“The guy who sold them to us knew how much they meant to kids, growing up. He didn’t want to just get rid of them all on eBay,” says Jude, before pointing out that most of the wax figures were made in the 1960s, by real craftspeople, before Niagara achieved full tourist-trap status. He explains how the art form arose from the need for medical models during the Enlightenment, when real cadavers got too expensive, weaving in the tale of Louis Auzoux, a medical doctor who revolutionized the field again with papier mâché—antecedents of the classic “dissectible” anatomical models still popular today. Auzoux learned his craft from makers of children’s dolls in 19th-century Paris. “You see the same technique used with two radically different emotional understandings of the human body,” says Jude. (Unsurprisingly, the Museum of Fear and Wonder showcases many baby dolls and children’s toys worthy of Mexico’s infamous Isla de las Muñecas, or Island of the Dolls.)
When it comes to the wax figures they’ve bought, the brothers are adamant about one thing: “The point is not to make a novelty museum,” says Jude. And so the villains won’t be displayed in blood-spattered dioramas, but instead have been stripped of their costumes, down to their carved limbs and stuffed torsos. In short, says Jude, “We’ve removed the dramatics.”
They’re also not planning on any bold, P. T. Barnum–style ad campaigns or flashing arrows to coax Calgarians to undertake the 90-minute drive to the museum. In fact, most of the brothers’ sales tactics would make the humbug-happy showman roll in his grave. They only plan to open for three months in the summer (with an artist- or writer-in-residence acting as a didact), won’t be charging admission and have no plans for a gift shop. And while the museum does have a website and Instagram account, they only offer a few pictures of select objects shot against plain backgrounds—an Inuit shaman belt, two mating flies trapped in amber—and glimpses of the space itself. “We don’t want that many people to come,” Jude admits, with a laugh. It’s not that they’re being difficult, but that they’ve discovered something important after years of going off the beaten path to museums in people’s homes and private spaces, from a human hair collection in Turkey to an erotica museum in St. Petersburg, Russia, that was also a working VD clinic: the journey itself is part of the experience.
“Time is the biggest investment you can make now, and moving through that physical space,” says Brendan. “If people are interested enough to come and see it, if it’s remote, that’s already part of it.”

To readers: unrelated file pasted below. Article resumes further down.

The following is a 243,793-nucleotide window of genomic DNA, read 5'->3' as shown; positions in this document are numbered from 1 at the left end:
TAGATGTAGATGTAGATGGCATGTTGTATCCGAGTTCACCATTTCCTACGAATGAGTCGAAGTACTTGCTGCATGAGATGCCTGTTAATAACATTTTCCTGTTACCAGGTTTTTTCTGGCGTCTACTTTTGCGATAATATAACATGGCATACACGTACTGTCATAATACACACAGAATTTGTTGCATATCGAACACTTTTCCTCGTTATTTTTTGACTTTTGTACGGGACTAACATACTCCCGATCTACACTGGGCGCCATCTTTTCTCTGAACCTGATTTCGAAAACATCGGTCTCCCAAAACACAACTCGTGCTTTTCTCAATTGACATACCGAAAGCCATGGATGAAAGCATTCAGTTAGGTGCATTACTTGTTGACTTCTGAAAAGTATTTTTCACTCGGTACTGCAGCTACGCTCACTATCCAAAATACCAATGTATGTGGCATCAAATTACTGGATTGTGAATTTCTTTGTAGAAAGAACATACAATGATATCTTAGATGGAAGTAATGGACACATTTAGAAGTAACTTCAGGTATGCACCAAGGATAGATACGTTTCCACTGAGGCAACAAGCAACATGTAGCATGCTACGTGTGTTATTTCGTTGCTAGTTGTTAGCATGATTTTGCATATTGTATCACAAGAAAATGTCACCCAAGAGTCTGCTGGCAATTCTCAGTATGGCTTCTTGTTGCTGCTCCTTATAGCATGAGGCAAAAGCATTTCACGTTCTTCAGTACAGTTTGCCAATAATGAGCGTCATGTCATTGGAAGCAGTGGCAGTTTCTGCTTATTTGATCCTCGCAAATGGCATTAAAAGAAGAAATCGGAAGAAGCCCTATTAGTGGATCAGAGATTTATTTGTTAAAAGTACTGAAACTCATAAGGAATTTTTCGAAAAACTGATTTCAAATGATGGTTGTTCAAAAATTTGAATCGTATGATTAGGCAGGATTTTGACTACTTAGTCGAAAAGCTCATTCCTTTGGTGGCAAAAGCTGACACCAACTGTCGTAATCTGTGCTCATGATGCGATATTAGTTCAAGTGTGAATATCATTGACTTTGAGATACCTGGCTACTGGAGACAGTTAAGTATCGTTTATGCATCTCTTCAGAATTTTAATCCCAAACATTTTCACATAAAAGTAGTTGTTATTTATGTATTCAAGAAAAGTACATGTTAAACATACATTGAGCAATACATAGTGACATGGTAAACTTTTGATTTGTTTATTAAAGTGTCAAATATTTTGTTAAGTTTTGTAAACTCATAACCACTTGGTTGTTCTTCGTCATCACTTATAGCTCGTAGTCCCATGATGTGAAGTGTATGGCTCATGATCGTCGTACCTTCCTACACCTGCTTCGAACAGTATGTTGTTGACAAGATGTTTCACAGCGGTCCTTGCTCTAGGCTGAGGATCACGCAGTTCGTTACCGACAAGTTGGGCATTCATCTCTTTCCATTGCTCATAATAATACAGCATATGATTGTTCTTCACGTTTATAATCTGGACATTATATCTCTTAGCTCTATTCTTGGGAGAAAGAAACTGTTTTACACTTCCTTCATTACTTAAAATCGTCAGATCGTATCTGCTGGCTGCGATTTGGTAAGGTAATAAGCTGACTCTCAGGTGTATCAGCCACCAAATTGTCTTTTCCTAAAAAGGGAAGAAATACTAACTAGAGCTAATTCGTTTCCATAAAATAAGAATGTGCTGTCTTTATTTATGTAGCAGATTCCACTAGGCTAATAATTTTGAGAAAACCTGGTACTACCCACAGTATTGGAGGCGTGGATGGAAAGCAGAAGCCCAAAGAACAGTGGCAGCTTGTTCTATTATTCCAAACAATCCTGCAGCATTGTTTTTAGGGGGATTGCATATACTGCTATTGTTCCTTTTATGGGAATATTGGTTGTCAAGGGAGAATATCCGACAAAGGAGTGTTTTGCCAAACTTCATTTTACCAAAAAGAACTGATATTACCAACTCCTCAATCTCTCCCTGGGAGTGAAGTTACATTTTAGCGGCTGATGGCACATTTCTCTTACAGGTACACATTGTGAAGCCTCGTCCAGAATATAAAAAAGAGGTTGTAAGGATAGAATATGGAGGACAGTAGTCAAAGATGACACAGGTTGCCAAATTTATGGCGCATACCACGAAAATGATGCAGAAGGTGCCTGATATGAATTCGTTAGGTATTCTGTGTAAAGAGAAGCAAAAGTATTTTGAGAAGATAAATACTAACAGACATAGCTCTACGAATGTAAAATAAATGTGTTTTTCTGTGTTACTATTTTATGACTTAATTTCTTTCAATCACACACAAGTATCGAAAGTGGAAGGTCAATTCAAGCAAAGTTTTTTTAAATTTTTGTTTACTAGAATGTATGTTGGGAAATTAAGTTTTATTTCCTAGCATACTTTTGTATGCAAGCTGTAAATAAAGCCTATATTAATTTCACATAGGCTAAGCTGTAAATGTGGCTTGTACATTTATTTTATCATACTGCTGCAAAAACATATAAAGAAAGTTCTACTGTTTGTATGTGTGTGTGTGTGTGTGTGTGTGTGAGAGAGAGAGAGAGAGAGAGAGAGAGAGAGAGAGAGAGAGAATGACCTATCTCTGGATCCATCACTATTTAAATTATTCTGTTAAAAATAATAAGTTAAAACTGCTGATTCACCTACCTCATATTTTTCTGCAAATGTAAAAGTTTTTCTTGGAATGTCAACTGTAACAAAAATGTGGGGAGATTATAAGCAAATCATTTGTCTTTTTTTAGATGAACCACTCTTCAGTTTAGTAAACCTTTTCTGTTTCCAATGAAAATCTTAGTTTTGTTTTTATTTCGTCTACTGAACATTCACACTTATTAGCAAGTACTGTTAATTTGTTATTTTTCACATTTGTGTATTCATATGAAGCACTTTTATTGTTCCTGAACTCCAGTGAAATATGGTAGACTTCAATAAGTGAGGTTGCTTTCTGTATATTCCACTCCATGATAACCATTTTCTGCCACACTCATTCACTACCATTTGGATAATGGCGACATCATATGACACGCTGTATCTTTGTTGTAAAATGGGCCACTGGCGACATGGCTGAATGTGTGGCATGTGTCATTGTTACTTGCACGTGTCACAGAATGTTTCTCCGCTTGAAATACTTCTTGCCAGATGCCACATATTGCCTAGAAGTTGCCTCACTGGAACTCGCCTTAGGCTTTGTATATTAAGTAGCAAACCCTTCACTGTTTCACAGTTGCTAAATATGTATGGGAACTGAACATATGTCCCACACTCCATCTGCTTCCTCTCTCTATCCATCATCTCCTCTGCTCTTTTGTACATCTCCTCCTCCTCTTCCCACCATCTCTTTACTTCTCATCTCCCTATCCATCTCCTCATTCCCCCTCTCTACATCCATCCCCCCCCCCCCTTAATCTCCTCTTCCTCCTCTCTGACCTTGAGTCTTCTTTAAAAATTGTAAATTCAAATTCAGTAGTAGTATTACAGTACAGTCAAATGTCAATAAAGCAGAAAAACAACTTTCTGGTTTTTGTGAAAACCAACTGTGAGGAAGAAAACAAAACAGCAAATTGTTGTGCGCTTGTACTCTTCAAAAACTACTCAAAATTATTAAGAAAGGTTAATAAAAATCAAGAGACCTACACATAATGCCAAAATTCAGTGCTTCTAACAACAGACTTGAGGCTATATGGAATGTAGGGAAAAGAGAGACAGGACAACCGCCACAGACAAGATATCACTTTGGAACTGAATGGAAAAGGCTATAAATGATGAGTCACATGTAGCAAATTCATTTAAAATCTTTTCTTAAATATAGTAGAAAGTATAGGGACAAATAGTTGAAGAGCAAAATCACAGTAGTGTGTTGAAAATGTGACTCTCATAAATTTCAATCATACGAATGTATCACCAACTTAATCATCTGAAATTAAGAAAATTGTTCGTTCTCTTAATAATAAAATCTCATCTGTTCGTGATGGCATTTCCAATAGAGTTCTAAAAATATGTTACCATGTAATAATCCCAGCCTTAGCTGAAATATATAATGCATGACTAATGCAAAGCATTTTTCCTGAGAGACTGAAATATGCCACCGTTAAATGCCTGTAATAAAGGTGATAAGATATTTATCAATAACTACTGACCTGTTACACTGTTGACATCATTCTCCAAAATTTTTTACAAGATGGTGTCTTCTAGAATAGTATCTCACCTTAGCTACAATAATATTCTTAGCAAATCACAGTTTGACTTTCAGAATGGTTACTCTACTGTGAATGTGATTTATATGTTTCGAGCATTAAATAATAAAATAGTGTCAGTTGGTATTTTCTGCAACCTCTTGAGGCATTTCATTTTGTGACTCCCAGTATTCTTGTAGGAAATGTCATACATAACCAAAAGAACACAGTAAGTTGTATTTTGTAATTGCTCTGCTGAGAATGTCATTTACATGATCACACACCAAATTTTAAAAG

Jude cites the Museum of Jurassic Technology as an influence in its approach to marketing as much as content, in that most of its popularity has been organic, and its converted Culver City storefront—showcasing microminiatures and portraits of Soviet space dogs—is available to both those who’ve made the pilgrimage and curious passersby. “It was intended for random strangers to step into,” he says.
Jude also recently met about 40 kindred spirits at a niche collectors’ conference in New York, attendees with the sorts of interests that make medical dummies look mainstream: a woman who gathers and mounts the miniscule tires from toy tractors; a couple that’s built a tribute to Tonya Harding and Nancy Kerrigan in their Brooklyn apartment; and Marion Duckworth, a septuagenarian whose collections live alongside her—playbills, skeleton keys, Snow White figurines—in a 1600s Dutch farmhouse, the oldest inhabited home in the city, complete with a graveyard. When asked where his interests lie on a spectrum of strangeness, instead of answering, he challenges the question: “I don’t like the word strange, it’s boring. Or the word creepy. I prefer to call the objects we collect emotionally complicated. Or uncomfortable. There are better words than strange to explain the grey area.”
It would be too easy to paint the Brothers Griebel as moustache-twirling eccentrics, but again, where there could be a gotcha there’s simply appreciation. And despite what could be called a resurgence of socially (or social-media) acceptable interest in the occult—the Twin Peaks revival, cyberpaganism, podcasts like My Favorite Murder, the #trypophobia tag, “creepypasta” online urban legends—they’re not set on riding that wave.
“Whatever’s happening with this resurgence of the supernatural, this Internet gothic, we don’t want any part of that,” states Jude. It’s not that he is totally averse to horror as a genre (he admits to a fondness for visceral, pre-CGI special effects in movies like C.H.U.D. and The Dark Crystal), it’s that they are presenting objects in what he calls a “post-material world.” And that is, he says, the biggest difference between his personal work and this project: the former is about creation, the latter about consideration. “We’re trying to highlight objects in the right way. It’s only when they’re looked at as gimmicky that you’re dismissing people’s beliefs. It’s about respecting them and giving them the right space.” It’s this approach that has Brendan and Jude convinced they can transform visitors’ fear into careful reflection. Or even, if they get it right, awe.